A March Thank You 2017


Can you imagine what it would feel like to be eight years old and told you're going to counseling for the first time?  Most likely, a little scary...to go to some place you've never been and talk to someone you've never met about things you've potentially never said out loud.  Can you imagine being 15?  You would likely still be just as scared, but it would probably come out more as angry.

This happens often for the kids who come to Daystar.  Whichever counselor they meet with walks down to the lobby to greet them for the first time, and we can immediately tell.  They look up timidly and are reluctant to leave their parents for a tour of Daystar, which we do with every child on their initial appointment.  Or, we walk down and the child looks quietly furious.  The counselor will say, "Let's head back this way and I'll show you around."  The boy or girl reluctantly stands up, and shoots a few glares at whichever parent is nearest.  (Melissa has taught all of us never to say, "Do you want to take a tour of Daystar?"  It gives them too much power to say no.  We smile and say, "Come with me."  Just one example of our Director's "back door" brilliance in working with kids).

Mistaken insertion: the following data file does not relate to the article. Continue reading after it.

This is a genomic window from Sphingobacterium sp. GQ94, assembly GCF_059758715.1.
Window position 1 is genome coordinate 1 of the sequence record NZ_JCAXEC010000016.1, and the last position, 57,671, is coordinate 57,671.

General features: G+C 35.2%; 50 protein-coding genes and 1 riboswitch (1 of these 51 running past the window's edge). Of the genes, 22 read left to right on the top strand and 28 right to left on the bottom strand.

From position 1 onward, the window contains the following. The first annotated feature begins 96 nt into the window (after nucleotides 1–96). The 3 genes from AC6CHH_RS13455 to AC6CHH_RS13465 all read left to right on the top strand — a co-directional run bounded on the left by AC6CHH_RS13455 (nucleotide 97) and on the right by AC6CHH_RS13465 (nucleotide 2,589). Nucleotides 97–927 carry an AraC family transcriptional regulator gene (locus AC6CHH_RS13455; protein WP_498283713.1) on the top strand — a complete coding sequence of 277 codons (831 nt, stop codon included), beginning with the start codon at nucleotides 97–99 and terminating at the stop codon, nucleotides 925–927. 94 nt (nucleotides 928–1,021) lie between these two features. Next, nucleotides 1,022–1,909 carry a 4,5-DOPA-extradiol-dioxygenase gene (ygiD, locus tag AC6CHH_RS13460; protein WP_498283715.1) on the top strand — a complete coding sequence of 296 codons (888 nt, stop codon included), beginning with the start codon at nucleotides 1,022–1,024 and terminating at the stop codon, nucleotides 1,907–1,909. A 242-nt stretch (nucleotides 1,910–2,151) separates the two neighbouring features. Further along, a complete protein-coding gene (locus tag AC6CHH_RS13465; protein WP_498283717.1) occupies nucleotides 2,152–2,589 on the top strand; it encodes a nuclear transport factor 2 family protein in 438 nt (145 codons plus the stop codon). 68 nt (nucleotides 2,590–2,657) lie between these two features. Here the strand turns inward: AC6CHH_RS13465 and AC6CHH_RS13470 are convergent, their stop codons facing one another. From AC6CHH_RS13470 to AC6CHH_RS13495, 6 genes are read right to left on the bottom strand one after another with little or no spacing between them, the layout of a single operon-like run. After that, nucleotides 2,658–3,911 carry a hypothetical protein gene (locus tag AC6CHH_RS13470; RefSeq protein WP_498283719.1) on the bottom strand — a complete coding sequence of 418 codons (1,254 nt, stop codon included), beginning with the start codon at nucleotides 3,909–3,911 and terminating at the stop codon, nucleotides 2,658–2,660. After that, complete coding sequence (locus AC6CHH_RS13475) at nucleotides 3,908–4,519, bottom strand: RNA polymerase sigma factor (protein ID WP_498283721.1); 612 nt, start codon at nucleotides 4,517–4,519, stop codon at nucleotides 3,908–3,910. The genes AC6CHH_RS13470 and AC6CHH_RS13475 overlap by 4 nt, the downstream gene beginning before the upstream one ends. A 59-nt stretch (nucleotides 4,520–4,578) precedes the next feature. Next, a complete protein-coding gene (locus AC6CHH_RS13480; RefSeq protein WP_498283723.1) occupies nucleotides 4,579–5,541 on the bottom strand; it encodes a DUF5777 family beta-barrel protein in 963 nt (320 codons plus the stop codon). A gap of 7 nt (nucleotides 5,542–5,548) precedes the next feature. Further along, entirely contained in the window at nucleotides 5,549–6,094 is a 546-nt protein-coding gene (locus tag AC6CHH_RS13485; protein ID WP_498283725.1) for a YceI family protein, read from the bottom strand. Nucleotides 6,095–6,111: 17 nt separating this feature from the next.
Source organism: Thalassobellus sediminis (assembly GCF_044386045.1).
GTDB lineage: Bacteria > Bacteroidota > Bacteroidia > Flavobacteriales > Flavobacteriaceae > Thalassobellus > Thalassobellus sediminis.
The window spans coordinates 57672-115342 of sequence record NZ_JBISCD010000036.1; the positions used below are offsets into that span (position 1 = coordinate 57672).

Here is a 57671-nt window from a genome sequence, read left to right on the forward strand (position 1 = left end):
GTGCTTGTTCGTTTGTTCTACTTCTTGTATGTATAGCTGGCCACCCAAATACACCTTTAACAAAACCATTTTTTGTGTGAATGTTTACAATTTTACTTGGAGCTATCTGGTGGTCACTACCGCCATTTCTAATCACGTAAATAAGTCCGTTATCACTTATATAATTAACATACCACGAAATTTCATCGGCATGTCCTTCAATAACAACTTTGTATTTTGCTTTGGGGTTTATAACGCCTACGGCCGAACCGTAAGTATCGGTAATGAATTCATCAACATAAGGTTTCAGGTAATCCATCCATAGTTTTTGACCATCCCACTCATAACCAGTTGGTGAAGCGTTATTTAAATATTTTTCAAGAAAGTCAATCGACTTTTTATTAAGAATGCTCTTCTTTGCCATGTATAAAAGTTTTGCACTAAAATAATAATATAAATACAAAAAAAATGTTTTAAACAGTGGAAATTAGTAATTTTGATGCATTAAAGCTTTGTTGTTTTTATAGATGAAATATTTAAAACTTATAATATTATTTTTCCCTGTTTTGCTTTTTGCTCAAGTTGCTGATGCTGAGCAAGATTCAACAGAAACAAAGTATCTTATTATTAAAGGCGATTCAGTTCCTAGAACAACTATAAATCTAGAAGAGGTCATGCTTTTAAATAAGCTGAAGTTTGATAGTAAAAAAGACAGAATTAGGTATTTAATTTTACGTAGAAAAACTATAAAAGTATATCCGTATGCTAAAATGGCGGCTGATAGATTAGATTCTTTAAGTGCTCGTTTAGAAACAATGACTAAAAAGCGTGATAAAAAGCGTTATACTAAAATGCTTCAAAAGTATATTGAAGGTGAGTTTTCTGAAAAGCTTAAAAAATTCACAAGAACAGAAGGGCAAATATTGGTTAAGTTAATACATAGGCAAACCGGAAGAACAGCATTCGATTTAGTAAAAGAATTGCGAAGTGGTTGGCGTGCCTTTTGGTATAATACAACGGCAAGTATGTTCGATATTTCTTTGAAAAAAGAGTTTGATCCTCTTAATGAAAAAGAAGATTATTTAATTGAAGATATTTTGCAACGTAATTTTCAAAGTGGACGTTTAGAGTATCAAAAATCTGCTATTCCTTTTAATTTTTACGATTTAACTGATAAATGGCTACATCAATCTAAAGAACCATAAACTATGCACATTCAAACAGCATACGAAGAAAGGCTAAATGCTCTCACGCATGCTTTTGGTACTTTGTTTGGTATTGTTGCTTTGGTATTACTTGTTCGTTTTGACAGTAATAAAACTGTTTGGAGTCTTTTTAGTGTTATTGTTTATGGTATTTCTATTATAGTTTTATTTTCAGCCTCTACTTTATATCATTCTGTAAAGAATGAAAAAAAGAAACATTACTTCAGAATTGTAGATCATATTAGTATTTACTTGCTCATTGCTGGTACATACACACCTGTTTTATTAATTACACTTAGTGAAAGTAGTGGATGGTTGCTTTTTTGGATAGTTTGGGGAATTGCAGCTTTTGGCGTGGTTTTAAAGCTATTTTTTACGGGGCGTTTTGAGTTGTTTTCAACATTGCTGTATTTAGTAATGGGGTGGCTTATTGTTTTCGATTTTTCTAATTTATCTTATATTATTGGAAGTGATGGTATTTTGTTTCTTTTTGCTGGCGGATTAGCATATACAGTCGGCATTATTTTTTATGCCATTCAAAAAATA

Every once in a while, however, a child or teenager won't get out of the car.  Their parents will drive them to the office, but just can't get them to walk inside the building.  Again, it may be fear—or anger—or both.  But every counselor on staff has had at least one session begin with a trip to the car to coax a child or teenager into the building.

Just last week, we had a car sitter come for his first appointment.  Melissa was just finishing an assessment with another boy who was at Daystar for the first time.  The first boy (who we'll call Charlie) had been nervous to come, but warmed up pretty quickly as he spent time with Melissa and her Old English Sheeppuppy, Blueberry. 

When the parents of the second boy said they couldn't get their son to come in, one of our other staff members stepped in.  He had helped Melissa with Charlie's assessment, and knew that Charlie could make all the difference.  He immediately turned to Charlie and said, "Why don't you come with me?"  Charlie agreed and they went out to talk to the newer boy at his car.  He reluctantly rolled down the window, and the staff member introduced himself and then Charlie.  Charlie quickly spoke, "Hey, today's my first time, too.  I wasn't sure I wanted to come.  But it's not so bad.  I really liked it and liked talking.  I think you will, too."

Daystar's tagline has always been "One life touching another."  We say often that kids impact kids, more than we do as adults.  Their voices are powerful in each other's lives.  Charlie lived out this truth, as well as the mission of Daystar.  And not only was the boy in the car impacted by it, but Charlie's was, too.  He left Daystar having made a difference.  One life touching another somehow changes both lives involved. 

Thank you for your belief in our mission.  Thank you for touching so many children and families through your graciousness to Daystar.  You make a profound difference—to us and to them.